When I was a child, the family dogs were fed top of the line food. Not just any old food; they were fed Gravy Train! How could we even imagine giving our beautiful German Shepherd and our prancing purebred Poodle anything but the best? They would gobble down that bowl full of little saucy nuggets like there was no tomorrow. They were a lucky pair!

Fast forward

When I told my friend that I had adopted Phoebe, she sent me an email listing all the must-haves for a new puppy. At the top of the list was food. Good food. Make that great food.

Before I could offer great food, I had to understand what the heck that was. It has been a l-o-n-g time since I owned a dog. At the time we did not have huge pet stores with aisles and aisles of food to choose from. We simply grabbed whatever they had at the grocery store and threw in a few table scraps as a treat. I would have never imagined that I would be sitting here now agonizing over providing a healthy diet.

© Copyright 2013 CorbisCorporationAs I started researching doggie nutrition, the first common factor I noticed was a perceived dislike of dog foods containing grain. For some reason it reminded of a book I read several years back, The Omnivore’s Dilemma: A Natural History of Four Meals by Michael Pollan. The basic premise of the book was to describe the food chain that leads to the meals we eat.  It sets the stage by describing the exorbitant amount of corn that is produced in this country – far more than what can be used  – and how the overabundance trickles down and ends up in our stomachs in more ways than I can count.  It is truly an eye opener as to how the food industry exploits the overabundance of corn almost to an extreme.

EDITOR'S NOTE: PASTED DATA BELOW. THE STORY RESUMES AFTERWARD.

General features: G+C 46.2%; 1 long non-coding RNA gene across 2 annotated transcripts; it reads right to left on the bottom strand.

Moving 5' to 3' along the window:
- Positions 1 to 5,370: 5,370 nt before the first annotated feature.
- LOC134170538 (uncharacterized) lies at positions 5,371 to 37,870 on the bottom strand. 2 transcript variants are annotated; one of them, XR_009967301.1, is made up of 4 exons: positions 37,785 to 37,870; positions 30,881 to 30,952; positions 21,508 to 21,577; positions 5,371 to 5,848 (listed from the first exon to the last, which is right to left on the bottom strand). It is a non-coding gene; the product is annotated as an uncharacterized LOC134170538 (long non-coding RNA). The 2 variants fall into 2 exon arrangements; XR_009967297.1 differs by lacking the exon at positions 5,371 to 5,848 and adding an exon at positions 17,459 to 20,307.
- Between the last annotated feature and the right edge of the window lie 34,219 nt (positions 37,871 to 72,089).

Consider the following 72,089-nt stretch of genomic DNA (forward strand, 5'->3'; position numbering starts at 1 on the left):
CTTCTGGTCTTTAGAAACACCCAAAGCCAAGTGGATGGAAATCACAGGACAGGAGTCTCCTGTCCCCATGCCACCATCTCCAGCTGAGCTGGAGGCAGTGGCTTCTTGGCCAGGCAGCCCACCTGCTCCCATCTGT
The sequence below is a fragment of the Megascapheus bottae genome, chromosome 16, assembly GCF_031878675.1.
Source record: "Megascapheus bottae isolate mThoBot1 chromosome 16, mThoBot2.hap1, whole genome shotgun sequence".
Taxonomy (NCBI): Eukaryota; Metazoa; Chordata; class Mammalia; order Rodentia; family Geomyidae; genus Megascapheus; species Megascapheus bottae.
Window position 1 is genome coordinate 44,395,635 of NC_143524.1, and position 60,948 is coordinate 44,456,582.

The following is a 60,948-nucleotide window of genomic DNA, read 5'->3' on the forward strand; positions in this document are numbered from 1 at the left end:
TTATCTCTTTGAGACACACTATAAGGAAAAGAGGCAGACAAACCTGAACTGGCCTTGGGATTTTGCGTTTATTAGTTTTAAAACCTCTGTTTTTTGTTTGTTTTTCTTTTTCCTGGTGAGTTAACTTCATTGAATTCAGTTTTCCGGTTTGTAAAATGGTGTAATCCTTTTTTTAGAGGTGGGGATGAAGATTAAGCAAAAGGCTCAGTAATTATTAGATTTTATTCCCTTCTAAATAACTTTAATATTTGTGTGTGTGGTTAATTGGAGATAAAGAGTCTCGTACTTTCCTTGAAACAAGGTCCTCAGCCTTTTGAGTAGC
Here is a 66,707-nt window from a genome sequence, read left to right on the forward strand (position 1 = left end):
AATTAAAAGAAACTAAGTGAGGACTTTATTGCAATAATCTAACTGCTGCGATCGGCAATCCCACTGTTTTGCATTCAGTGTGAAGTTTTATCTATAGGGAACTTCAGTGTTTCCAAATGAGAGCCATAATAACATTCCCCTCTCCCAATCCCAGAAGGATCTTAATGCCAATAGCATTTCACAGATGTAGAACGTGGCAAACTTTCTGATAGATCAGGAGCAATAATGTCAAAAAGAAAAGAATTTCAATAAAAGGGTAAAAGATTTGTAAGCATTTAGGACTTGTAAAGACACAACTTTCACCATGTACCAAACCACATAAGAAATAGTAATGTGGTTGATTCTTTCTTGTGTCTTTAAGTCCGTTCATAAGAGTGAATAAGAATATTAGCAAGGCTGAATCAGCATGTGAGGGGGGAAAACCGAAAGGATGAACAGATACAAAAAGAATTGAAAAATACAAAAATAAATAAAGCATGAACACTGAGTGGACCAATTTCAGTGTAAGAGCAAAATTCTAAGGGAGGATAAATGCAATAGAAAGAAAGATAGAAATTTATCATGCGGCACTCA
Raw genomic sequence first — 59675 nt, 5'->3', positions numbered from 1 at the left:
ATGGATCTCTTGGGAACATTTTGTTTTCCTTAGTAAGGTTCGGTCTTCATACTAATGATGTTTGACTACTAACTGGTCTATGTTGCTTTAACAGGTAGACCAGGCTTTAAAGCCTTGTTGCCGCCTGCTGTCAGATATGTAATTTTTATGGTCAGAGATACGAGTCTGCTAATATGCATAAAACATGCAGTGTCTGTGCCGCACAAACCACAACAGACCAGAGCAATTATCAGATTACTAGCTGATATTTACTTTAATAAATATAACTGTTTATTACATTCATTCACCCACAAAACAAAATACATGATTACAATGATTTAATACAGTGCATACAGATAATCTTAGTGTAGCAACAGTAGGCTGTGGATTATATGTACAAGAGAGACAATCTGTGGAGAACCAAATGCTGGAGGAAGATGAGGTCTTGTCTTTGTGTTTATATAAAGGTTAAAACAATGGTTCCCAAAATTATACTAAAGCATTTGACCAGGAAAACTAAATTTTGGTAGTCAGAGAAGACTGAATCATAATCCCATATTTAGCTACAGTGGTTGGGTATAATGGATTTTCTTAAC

I am not on an anti-corn campaign or trying to raise a food philosophy debate. I just find it real interesting to see where and how corn rears its little head (or ears).  The New York review of Books, June 28, 2007 by Tim Flannery summarizes the point made in the Omnivore’s Dilemma quite well,

“At the base of the national food chain is a single species of grass–corn–and its growth, processing, and sale constitute a titanic industry which is focused on increasing profits rather than health and well-being.”

Along the same lines, an article on Smithsonian.com points out that,

“There are some 45,000 items in the average American supermarket, and more than a quarter of them contain corn. At the same time, the food industry has done a good job of persuading us that the 45,000 different items or SKUs (stock keeping units) represent genuine variety rather than the clever rearrangements of molecules extracted from the same plant.”

If there is scuttlebutt about the role of corn in the human diet, I could only imagine the impact it has on the dog food industry. I did some more research and then just for kicks I took a trip down memory lane and looked up the childhood doggie staple food: Gravy Train.

Gravy Train is now made by Del Monte Foods and their web site proudly states,

“If there is one thing dogs love it’s rich, beefy gravy. So why serve them anything but Gravy Train® dog food? It has a 50-year heritage dog owners trust, and a rich, savory taste dogs are crazy about. Just add warm water and serve up a nourishing meal with the delicious gravy dogs crave. It also tastes great dry. Gravy Train dog food has also earned praise for being the only national dog food with bilingual (English/Spanish) packaging.”

I managed to find an ingredient label and Del Monte was true to their word; the label was in Spanish. I am not bilingual, but it isn’t hard to decipher the first ingredient on the list “Maiz” – Corn.

It was time for a crash course in dog nutrition.